Analysts think the recovery will continue - as long a second wave of the coronavirus doesn't occur: File Image/PixaBay
Oil prices on Wednesday continued their long climb back to normality, thanks to rising product demand and despite news that crude stocks rose by 5.7 million barrels last week, according to the Energy Information Administration.
Brent settled up 55 cents to $41.73 per barrel, while West Texas Intermediate rose 66 cents to $39.60.
The inventory build was due to a third consecutive week of big imports from Saudi Arabia, hence demand wasn't affected; the U.S. Energy Department announcing it had purchased 126,000 barrels of crude for that country's strategic reserve was another support to crude traders.
John Kemp, Reuters
There is now a dominant view that the market will rebalance over the next 18 months
It was also disclosed on Wednesday that the SPDR S&P Oil and Gas Exploration and Production ETF is having its best quarter on record, climbing over 102 percent since April 1 despite oversupply concerns.
But this didn't impress Todd Gordon, managing director at Ascent Wealth Partners; he said, "On the demand side, 70 percent of oil is consumed through transportation, so, with electronic vehicles coming online and ride-sharing, once Covid ends, we think that demand will go away."
John Kemp, commodities analyst for Reuters, noted that traders' expectations of a substantial reduction in global stocks over the next year as the world economy recovers from the government-imposed coronavirus lockdowns "are consistent with the gradual drawdown in global oil stocks predicted by the major statistical agencies."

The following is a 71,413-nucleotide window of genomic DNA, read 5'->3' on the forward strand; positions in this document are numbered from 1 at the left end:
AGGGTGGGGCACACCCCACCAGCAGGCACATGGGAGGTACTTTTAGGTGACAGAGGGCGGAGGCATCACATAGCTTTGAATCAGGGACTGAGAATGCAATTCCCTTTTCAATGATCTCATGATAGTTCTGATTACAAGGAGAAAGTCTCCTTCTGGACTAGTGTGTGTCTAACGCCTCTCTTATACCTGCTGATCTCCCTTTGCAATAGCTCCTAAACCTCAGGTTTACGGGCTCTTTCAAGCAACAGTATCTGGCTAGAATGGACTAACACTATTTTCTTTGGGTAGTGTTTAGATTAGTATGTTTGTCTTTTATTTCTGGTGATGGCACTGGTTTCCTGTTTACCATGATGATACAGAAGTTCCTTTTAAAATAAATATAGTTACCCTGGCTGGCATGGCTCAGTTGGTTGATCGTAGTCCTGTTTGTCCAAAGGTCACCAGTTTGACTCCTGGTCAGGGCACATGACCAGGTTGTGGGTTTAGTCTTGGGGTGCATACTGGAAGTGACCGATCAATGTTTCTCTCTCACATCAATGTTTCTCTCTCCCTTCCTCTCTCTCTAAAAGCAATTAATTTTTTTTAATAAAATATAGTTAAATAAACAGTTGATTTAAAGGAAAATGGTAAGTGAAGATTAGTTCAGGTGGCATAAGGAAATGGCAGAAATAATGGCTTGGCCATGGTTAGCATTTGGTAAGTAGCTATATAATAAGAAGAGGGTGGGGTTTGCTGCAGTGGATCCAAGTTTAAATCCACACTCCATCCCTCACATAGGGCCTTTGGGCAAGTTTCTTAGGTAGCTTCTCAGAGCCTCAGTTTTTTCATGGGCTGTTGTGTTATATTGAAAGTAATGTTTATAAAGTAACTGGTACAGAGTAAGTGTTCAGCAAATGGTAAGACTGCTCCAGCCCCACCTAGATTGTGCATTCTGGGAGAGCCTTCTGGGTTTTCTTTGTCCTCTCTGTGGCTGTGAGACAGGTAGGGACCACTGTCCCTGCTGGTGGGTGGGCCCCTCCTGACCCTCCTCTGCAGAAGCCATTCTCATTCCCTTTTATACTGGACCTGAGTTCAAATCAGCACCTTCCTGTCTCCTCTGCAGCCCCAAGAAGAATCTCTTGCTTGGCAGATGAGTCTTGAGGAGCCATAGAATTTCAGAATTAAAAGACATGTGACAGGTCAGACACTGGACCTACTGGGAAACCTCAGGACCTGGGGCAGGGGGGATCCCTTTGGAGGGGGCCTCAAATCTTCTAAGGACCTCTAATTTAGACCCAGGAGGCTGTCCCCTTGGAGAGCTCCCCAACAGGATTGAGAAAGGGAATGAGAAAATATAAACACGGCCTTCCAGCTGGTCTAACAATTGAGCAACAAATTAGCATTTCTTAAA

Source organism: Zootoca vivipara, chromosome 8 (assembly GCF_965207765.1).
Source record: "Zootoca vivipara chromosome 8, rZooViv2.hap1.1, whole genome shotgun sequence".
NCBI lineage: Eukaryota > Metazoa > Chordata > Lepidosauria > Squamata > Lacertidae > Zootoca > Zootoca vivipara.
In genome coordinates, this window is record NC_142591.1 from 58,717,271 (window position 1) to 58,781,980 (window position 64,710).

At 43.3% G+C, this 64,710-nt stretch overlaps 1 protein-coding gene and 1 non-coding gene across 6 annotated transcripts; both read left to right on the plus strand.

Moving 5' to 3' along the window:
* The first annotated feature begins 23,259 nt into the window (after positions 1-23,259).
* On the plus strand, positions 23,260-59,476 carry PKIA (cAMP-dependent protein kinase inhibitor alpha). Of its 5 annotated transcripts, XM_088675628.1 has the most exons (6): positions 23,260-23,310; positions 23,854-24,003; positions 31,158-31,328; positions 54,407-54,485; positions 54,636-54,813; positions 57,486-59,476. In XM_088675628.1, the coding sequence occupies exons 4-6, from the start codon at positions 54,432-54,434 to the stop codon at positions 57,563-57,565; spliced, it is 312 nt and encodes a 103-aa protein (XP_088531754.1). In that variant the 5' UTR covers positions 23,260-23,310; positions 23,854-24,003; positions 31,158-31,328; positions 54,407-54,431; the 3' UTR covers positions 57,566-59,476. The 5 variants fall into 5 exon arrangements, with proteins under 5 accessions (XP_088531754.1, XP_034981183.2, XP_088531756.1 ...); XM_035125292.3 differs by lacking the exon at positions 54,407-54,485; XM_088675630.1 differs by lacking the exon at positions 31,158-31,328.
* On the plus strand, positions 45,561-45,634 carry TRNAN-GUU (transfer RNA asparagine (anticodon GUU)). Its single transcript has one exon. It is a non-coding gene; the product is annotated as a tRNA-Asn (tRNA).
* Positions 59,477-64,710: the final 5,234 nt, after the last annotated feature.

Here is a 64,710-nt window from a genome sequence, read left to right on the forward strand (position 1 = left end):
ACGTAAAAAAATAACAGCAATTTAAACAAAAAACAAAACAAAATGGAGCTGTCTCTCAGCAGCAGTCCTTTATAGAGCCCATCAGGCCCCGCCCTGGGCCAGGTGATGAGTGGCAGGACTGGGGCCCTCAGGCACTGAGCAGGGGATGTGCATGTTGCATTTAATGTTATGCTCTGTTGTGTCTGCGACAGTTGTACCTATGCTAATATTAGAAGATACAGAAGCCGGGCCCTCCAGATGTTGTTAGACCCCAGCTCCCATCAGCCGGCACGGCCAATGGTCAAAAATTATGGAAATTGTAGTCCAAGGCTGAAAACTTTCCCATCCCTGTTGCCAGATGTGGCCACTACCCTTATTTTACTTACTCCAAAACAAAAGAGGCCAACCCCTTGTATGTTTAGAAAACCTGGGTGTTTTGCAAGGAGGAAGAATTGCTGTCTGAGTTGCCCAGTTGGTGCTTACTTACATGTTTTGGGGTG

He added, "There is now a dominant view that the market will rebalance over the next 18 months, provided OPEC+ maintains its commitment to reduced production, U.S. shale output does not surge again, and there is no second wave of coronavirus."
Even though media is lockstep with government in warning of that second wave, medical researchers admit they have no idea if there will be one, or that if resurgences of the virus will be as potent as the first wave (subsequent outbreaks in Asian countries show the virus to be only a fraction of the strength of the initial COVID-19 strain).
Meanwhile, in an Orwellian development that will surely affect the business and demand landscapes if it comes to pass in the near future, experts are predicting that if virus survivors are found to be immune, they could perform a range of jobs and services risk-free and be given greater freedoms depending on how the authorities respond.
Media notes that the concept is already being adopted by the private sector, but sociologists warn that organizing people into 'haves' and 'have nots' will lead to discrimination and, by extension, impede economic recovery.
As for a cure that will presumably end the panic over a virus that has a 96 percent plus survival rate, Johnson & Johnson announced on Wednesday it will commence human trials for a vaccine (one of over 100 in rapid development) in July, two months ahead of schedule.
For the time being, the global economic recovery continues, with many of Europe's internal borders open again from mid June and external borders to be lifted July 1.